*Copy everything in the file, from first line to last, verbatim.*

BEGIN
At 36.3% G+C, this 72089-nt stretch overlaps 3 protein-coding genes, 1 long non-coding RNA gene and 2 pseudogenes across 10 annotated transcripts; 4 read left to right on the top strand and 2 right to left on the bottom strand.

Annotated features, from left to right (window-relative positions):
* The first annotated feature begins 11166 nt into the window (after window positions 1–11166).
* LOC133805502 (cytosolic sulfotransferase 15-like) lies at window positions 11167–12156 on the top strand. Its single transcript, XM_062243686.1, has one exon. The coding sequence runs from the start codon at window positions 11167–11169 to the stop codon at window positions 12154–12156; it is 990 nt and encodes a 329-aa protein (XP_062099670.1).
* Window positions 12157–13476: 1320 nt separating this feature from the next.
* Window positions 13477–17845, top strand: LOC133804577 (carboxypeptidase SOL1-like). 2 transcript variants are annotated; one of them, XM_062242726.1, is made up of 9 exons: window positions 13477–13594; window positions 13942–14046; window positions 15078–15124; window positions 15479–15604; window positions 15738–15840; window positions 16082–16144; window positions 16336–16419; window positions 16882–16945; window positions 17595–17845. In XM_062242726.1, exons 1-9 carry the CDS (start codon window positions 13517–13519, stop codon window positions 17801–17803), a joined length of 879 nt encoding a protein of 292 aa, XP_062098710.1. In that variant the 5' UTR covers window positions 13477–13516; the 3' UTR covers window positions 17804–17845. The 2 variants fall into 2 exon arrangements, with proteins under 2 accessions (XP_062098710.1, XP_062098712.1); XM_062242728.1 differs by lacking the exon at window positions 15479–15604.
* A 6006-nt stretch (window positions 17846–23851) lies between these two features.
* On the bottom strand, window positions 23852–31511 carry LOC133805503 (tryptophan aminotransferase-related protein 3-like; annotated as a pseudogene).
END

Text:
At 36.3% G+C, this 72089-nt stretch overlaps 3 protein-coding genes, 1 long non-coding RNA gene and 2 pseudogenes across 10 annotated transcripts; 4 read left to right on the top strand and 2 right to left on the bottom strand.

Annotated features, from left to right (window-relative positions):
* The first annotated feature begins 11166 nt into the window (after window positions 1–11166).
* LOC133805502 (cytosolic sulfotransferase 15-like) lies at window positions 11167–12156 on the top strand. Its single transcript, XM_062243686.1, has one exon. The coding sequence runs from the start codon at window positions 11167–11169 to the stop codon at window positions 12154–12156; it is 990 nt and encodes a 329-aa protein (XP_062099670.1).
* Window positions 12157–13476: 1320 nt separating this feature from the next.
* Window positions 13477–17845, top strand: LOC133804577 (carboxypeptidase SOL1-like). 2 transcript variants are annotated; one of them, XM_062242726.1, is made up of 9 exons: window positions 13477–13594; window positions 13942–14046; window positions 15078–15124; window positions 15479–15604; window positions 15738–15840; window positions 16082–16144; window positions 16336–16419; window positions 16882–16945; window positions 17595–17845. In XM_062242726.1, exons 1-9 carry the CDS (start codon window positions 13517–13519, stop codon window positions 17801–17803), a joined length of 879 nt encoding a protein of 292 aa, XP_062098710.1. In that variant the 5' UTR covers window positions 13477–13516; the 3' UTR covers window positions 17804–17845. The 2 variants fall into 2 exon arrangements, with proteins under 2 accessions (XP_062098710.1, XP_062098712.1); XM_062242728.1 differs by lacking the exon at window positions 15479–15604.
* A 6006-nt stretch (window positions 17846–23851) lies between these two features.
* On the bottom strand, window positions 23852–31511 carry LOC133805503 (tryptophan aminotransferase-related protein 3-like; annotated as a pseudogene).